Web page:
Story: Seals

Page 2. Seal families

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Some scientists place seals within the order Carnivora, and some in a separate order, Pinnipedia. But there is agreement that seals consist of three families:

  • Otariidae: fur seals and sea lions
  • Phocidae: ‘earless’ seals
  • Odobenidae: walruses.

In the past, there was greater diversity: for example, there were once another 13 species of walrus. Some evidence suggests that fur seals, sea lions and walruses are derived from bear-like ancestors, while the earless seals may have evolved from otter-like ancestors. Molecular studies, however, support the notion that all seals are descended from a common ancestor within the order Carnivora.

Adaptations to sea life

As with all marine mammals, adaptation to the aquatic environment has influenced the body shape of seals. They have become streamlined, their limbs have become flippers (the term Pinnipedia means ‘feather foot’ or ‘wing foot’), and they have a layer of fat to help insulate them in the water and to act as an energy reserve.

Life on land

Seals can be at sea for weeks at a time, sleeping, feeding, and travelling huge distances. But unlike dolphins or whales, they are tied to the land for breeding. They will also spend time on land at haul-out sites when not breeding.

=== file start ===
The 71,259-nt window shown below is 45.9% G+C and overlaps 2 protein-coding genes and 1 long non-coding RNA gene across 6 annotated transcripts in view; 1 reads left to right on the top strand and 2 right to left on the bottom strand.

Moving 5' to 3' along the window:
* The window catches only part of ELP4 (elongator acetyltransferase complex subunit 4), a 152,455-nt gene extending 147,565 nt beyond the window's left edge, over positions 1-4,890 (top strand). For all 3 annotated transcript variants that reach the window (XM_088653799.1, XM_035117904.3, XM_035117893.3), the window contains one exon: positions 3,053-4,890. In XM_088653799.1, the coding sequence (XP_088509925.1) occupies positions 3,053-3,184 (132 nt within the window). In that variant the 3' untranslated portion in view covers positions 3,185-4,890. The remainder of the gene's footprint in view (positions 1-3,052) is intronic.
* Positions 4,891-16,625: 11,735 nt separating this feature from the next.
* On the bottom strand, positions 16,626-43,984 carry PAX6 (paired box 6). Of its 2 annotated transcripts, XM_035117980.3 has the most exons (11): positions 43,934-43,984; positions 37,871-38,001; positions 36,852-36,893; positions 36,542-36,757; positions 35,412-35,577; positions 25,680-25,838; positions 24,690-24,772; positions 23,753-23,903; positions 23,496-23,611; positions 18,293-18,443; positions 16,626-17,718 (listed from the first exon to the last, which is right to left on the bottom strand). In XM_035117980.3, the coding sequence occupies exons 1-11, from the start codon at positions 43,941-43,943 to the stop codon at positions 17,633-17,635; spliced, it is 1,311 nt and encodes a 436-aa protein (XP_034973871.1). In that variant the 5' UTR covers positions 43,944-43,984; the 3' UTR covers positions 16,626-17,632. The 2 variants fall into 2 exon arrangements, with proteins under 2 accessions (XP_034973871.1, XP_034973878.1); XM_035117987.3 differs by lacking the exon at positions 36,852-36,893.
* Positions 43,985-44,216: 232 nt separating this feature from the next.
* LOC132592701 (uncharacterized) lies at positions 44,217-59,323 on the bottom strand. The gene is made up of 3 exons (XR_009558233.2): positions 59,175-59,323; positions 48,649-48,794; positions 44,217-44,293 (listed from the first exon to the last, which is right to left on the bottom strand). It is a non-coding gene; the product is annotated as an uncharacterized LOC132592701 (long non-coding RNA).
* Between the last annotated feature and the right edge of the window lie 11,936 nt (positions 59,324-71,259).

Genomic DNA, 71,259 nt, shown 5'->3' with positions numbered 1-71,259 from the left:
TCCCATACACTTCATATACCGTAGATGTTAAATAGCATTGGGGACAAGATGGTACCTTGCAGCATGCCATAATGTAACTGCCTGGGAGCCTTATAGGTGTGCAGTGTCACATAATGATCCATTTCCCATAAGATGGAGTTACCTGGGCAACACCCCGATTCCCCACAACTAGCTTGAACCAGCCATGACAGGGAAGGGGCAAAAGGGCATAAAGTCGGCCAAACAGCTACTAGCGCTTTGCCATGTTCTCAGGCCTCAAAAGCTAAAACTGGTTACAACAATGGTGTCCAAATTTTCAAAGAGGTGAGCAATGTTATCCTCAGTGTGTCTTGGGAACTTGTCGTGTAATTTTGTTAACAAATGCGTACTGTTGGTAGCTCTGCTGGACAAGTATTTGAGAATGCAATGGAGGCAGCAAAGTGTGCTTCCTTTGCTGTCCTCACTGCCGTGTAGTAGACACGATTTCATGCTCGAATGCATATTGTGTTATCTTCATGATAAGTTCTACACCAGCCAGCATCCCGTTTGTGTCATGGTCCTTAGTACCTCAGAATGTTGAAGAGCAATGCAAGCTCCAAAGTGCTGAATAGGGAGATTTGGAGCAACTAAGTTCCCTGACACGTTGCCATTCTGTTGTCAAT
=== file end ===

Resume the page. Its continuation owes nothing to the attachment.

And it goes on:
Fur seals and sea lions

Fur seals and sea lions are known as otariid or ‘eared seals’. Of all the seals, they are thought to have evolved first, and yet are the least specialised for life in water. They have external earflaps and still walk on all four flippers when on land. In the water they propel themselves with their front flippers. The New Zealand fur seal and sea lion are examples of otariid seals.

Earless seals

Earless or phocid seals have no earflaps, which makes them more streamlined. They are unable to move their hind flippers under their bodies, so they move with a caterpillar motion on land. In water, they propel themselves with their hind flippers, and steer with their front flippers.

The phocid seals are more specialised for a life in water than eared seals: they dive deeper and for longer and, in males, the testicles are kept internally – a much warmer place when in chilly waters. In New Zealand the southern elephant seal and leopard seal are examples of phocid seals.

How to cite this page:

Lloyd Spencer Davis, 'Seals - Seal families', Te Ara - the Encyclopedia of New Zealand, (accessed 24 June 2024)

Story by Lloyd Spencer Davis, published 12 Jun 2006